Google requested NHTSA’s interpretation of several “priority interpretive issues” related to the absence of a human driver.  Google also provided two tables, Attachments A and B, listing FMVSS provisions for which Google requested that NHTSA interpret the “driver” or “operator” to be the SDS (provisions in Attachment A) and other provisions for which Google requested that NHTSA interpret “driver” to be the human occupant seated in the left front designated seating position (primarily provisions in Attachment B).  We address these interpretation requests in the order presented by Google’s November 12 letter.

FMVSS No. 135, “Light Vehicle Brake Systems”

Deeming the SDS to be the “driver” of a motor vehicle does not excuse that vehicle from compliance with the brake requirements of applicable standards.  FMVSS No. 135 contains requirements for service brakes and associated parking brake systems.  Among these requirements is S5.3.1, which states that service brakes “shall be activated by means of a foot control,” and also that “control of the parking brake shall be independent of the service brake control, and may be either a hand or foot control.”  Google’s described motor vehicle design does not include hand or foot controls for either the service brakes or the parking brake.  Google argues that because the SDS will control all aspects of braking, it would not be necessary or beneficial for safety for a human occupant to be able to brake the vehicle.  Google therefore requests that NHTSA interpret these provisions regarding the activation or control of braking systems to be inapplicable to its described motor vehicle design.  Similarly, Google requests that NHTSA interpret S6.5.1 of FMVSS No. 135 to allow the service brake system performance requirements to be met if the SDS activates the service brakes, rather than “solely by use of the service brake control” as the provision directs. 

We agree that Google’s SDS may be deemed to be the driver for purposes of compliance with these provisions.  Given that there will be no foot (or even hand) control to be activated – indeed, given that the SDS will have neither feet nor hands to activate brakes – we understand that Google’s described vehicle design would not comply with S5.3.1 as written.  We also understand Google’s assertions that the SDS will be able to activate the brakes electronically such that its vehicle will “stop [] safely and in accordance with all performance requirements of FMVSS No. 135.”  The fact that the SDS may be programmed to perform the tests enumerated in FMVSS No. 135 does not, however, overcome the plain language of S5.3.1.  NHTSA would need to commence a rulemaking to consider how FMVSS No. 135 might be amended in response to “changed circumstances” in order to ensure that automated vehicle designs like Google’s, i.e., ones that control all braking through an AI driver and do not provide brake controls to vehicle occupants, have a way to comply with the standard.  Such a rulemaking would also consider S6.5.1 and any other provisions that implicate the potential use of a foot-actuated service brake control.  In the interim, Google may wish to consider petitioning the agency for an exemption from these provisions.[3]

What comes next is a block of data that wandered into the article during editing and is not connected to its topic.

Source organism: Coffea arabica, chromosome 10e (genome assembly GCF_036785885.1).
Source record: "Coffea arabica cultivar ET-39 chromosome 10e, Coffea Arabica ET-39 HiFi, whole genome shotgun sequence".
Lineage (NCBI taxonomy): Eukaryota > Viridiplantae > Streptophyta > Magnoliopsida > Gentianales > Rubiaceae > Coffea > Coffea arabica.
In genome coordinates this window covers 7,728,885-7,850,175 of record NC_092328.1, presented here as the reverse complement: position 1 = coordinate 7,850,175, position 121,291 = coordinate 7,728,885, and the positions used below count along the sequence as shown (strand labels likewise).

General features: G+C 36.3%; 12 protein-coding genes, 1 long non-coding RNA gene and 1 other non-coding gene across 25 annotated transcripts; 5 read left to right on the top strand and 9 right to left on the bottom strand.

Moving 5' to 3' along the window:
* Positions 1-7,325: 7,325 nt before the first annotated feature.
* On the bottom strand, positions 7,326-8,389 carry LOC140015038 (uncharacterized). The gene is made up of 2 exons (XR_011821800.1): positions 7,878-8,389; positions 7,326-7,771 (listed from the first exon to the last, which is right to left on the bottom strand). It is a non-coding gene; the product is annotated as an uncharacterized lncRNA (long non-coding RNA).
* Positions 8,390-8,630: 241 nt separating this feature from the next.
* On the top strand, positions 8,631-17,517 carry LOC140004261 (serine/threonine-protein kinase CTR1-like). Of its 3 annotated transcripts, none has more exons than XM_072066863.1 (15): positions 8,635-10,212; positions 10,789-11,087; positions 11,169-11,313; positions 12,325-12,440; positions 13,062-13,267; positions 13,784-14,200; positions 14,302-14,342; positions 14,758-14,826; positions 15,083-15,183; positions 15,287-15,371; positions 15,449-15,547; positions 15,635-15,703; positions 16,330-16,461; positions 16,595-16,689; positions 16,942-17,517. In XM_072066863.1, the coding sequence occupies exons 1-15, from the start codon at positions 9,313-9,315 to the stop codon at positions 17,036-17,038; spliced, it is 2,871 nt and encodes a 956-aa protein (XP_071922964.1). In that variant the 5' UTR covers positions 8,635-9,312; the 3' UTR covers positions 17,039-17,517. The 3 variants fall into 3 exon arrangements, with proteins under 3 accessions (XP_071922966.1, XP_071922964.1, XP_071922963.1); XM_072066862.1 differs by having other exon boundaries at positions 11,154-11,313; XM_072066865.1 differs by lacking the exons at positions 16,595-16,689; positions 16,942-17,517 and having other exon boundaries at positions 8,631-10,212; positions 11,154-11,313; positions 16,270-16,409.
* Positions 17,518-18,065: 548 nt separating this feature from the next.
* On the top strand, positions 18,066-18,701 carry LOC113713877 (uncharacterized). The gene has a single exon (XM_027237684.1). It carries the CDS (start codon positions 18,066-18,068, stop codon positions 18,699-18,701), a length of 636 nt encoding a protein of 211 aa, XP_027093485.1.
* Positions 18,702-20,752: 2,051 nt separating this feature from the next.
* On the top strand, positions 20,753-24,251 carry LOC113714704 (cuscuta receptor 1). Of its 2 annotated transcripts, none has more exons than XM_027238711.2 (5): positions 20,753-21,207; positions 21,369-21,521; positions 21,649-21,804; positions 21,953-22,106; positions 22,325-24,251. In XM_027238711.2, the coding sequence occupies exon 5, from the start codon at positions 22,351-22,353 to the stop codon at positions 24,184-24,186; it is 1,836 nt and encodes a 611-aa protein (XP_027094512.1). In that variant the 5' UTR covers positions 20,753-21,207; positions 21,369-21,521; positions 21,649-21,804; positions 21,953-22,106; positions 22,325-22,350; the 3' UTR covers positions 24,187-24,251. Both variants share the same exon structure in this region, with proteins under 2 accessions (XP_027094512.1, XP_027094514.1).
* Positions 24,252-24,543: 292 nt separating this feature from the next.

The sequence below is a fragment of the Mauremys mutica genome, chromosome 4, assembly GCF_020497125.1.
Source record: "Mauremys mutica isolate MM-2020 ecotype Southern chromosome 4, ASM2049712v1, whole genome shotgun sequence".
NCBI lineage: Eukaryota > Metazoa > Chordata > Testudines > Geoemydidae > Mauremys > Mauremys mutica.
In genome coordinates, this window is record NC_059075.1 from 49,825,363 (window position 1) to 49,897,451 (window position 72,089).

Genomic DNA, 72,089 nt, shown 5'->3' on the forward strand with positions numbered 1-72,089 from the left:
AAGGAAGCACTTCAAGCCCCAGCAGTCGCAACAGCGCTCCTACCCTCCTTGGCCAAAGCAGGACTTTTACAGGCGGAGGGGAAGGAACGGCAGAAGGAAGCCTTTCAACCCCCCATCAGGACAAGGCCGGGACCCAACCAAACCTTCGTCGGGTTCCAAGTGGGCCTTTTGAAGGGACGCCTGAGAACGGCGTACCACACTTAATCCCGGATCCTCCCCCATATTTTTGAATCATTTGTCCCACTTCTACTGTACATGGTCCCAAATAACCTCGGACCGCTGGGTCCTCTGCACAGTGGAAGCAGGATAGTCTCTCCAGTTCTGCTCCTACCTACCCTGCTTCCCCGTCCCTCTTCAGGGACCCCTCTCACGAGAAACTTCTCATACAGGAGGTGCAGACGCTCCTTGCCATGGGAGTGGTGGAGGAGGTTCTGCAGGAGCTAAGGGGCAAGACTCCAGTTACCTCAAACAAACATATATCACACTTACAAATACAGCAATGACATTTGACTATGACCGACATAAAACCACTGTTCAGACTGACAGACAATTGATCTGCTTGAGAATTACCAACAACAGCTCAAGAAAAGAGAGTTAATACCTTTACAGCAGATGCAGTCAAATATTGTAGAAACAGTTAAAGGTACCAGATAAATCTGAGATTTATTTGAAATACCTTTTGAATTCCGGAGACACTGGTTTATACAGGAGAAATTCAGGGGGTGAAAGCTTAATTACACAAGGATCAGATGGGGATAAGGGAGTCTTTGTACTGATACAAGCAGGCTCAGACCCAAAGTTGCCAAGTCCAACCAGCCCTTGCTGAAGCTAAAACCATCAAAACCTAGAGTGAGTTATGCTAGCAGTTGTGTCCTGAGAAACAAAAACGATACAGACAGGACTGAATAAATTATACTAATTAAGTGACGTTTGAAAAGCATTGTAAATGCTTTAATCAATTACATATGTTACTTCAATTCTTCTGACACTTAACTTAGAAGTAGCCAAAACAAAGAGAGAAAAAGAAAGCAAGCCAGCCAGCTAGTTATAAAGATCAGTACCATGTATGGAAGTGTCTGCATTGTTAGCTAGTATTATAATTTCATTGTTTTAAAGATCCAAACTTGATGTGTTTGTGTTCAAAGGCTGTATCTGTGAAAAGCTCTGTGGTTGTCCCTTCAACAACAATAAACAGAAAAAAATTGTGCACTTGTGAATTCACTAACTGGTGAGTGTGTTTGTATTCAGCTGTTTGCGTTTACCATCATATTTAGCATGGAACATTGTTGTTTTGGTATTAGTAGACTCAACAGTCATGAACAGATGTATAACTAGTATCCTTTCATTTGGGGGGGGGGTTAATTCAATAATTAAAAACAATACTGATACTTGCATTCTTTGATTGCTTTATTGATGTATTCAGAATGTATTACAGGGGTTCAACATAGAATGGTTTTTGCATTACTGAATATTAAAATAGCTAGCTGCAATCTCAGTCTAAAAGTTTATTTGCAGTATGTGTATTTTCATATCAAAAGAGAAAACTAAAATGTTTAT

FMVSS No. 101, “Controls and Displays”

FMVSS No. 101 contains requirements for location, identification, color, and illumination of motor vehicle controls, telltales, and indicators.  S5.1.1 requires the controls listed in Tables 1 and 2 of the standard to be “located so that they are operable by the [belted] driver.”  S5.1.2 requires the telltales and indicators in those Tables and their identification to be “located so that, when activated, they are visible to a [belted] driver.”  Google states that its motor vehicle will not have any of the controls listed in Tables 1 and 2 because there will not be a human driver in its vehicle.  Further, Google believes that allowing the human occupants to affect the operation of, for example, lamps or turn signals otherwise controlled by the SDS could be detrimental to safety.  Google therefore asks that NHTSA interpret S5.1.1 to be inapplicable to its motor vehicle design, or that NHTSA interpret Google’s SDS to be the “driver” for the purposes of S5.1.1.  For S5.1.2, Google says it will equip its vehicle’s occupant compartment with the telltales and indicators required by other FMVSSs (like the telltales/indicators for malfunctions of the brake system, electronic stability control system, or tire pressure monitoring system).  For purposes of placement of those telltales and indicators, Google requests that NHTSA interpret the “driver position” to be the left front seating position.